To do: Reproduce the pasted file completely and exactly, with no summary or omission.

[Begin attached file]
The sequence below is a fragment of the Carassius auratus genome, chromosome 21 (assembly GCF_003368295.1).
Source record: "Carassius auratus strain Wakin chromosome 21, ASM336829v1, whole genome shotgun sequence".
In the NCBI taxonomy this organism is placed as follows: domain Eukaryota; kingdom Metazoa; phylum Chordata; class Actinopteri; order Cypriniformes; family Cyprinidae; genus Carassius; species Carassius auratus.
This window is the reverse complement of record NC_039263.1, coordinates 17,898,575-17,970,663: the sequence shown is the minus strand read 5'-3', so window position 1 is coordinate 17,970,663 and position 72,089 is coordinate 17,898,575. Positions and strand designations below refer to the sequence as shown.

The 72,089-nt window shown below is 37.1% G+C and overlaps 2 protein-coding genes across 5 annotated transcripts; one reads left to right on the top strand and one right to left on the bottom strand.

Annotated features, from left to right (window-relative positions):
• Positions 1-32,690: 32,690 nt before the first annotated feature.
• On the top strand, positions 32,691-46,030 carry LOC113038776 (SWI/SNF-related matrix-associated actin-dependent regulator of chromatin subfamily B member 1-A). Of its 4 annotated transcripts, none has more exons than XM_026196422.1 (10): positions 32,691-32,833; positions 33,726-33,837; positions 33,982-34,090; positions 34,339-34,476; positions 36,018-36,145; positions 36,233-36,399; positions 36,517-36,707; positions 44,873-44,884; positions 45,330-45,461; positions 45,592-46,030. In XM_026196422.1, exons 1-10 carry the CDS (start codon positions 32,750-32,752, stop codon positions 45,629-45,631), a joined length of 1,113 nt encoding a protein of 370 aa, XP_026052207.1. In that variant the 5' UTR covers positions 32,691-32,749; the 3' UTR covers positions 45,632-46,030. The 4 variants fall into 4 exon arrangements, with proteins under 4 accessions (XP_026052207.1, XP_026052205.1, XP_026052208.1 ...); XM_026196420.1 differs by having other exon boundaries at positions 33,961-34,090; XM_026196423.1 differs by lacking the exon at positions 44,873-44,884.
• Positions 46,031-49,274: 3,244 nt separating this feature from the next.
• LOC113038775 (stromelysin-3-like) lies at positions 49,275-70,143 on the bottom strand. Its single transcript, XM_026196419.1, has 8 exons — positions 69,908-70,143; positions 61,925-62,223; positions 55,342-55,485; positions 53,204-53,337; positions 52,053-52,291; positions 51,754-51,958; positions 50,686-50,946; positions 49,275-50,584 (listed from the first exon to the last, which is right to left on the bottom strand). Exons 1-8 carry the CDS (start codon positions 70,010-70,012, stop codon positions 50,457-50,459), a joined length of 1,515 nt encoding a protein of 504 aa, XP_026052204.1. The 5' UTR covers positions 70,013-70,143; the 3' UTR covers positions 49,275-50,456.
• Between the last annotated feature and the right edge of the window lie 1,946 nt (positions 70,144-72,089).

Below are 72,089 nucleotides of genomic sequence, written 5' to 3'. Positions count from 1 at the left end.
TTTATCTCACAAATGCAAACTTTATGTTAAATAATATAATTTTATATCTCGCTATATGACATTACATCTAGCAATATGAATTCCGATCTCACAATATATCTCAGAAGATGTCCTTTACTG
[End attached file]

The sequence below is a fragment of the Carassius auratus genome, chromosome 21 (assembly GCF_003368295.1).
Source record: "Carassius auratus strain Wakin chromosome 21, ASM336829v1, whole genome shotgun sequence".
In the NCBI taxonomy this organism is placed as follows: domain Eukaryota; kingdom Metazoa; phylum Chordata; class Actinopteri; order Cypriniformes; family Cyprinidae; genus Carassius; species Carassius auratus.
This window is the reverse complement of record NC_039263.1, coordinates 17,898,575-17,970,663: the sequence shown is the minus strand read 5'-3', so window position 1 is coordinate 17,970,663 and position 72,089 is coordinate 17,898,575. Positions and strand designations below refer to the sequence as shown.

The 72,089-nt window shown below is 37.1% G+C and overlaps 2 protein-coding genes across 5 annotated transcripts; one reads left to right on the top strand and one right to left on the bottom strand.

Annotated features, from left to right (window-relative positions):
• Positions 1-32,690: 32,690 nt before the first annotated feature.
• On the top strand, positions 32,691-46,030 carry LOC113038776 (SWI/SNF-related matrix-associated actin-dependent regulator of chromatin subfamily B member 1-A). Of its 4 annotated transcripts, none has more exons than XM_026196422.1 (10): positions 32,691-32,833; positions 33,726-33,837; positions 33,982-34,090; positions 34,339-34,476; positions 36,018-36,145; positions 36,233-36,399; positions 36,517-36,707; positions 44,873-44,884; positions 45,330-45,461; positions 45,592-46,030. In XM_026196422.1, exons 1-10 carry the CDS (start codon positions 32,750-32,752, stop codon positions 45,629-45,631), a joined length of 1,113 nt encoding a protein of 370 aa, XP_026052207.1. In that variant the 5' UTR covers positions 32,691-32,749; the 3' UTR covers positions 45,632-46,030. The 4 variants fall into 4 exon arrangements, with proteins under 4 accessions (XP_026052207.1, XP_026052205.1, XP_026052208.1 ...); XM_026196420.1 differs by having other exon boundaries at positions 33,961-34,090; XM_026196423.1 differs by lacking the exon at positions 44,873-44,884.
• Positions 46,031-49,274: 3,244 nt separating this feature from the next.
• LOC113038775 (stromelysin-3-like) lies at positions 49,275-70,143 on the bottom strand. Its single transcript, XM_026196419.1, has 8 exons — positions 69,908-70,143; positions 61,925-62,223; positions 55,342-55,485; positions 53,204-53,337; positions 52,053-52,291; positions 51,754-51,958; positions 50,686-50,946; positions 49,275-50,584 (listed from the first exon to the last, which is right to left on the bottom strand). Exons 1-8 carry the CDS (start codon positions 70,010-70,012, stop codon positions 50,457-50,459), a joined length of 1,515 nt encoding a protein of 504 aa, XP_026052204.1. The 5' UTR covers positions 70,013-70,143; the 3' UTR covers positions 49,275-50,456.
• Between the last annotated feature and the right edge of the window lie 1,946 nt (positions 70,144-72,089).

Below are 72,089 nucleotides of genomic sequence, written 5' to 3'. Positions count from 1 at the left end.
TTTATCTCACAAATGCAAACTTTATGTTAAATAATATAATTTTATATCTCGCTATATGACATTACATCTAGCAATATGAATTCCGATCTCACAATATATCTCAGAAGATGTCCTTTACTG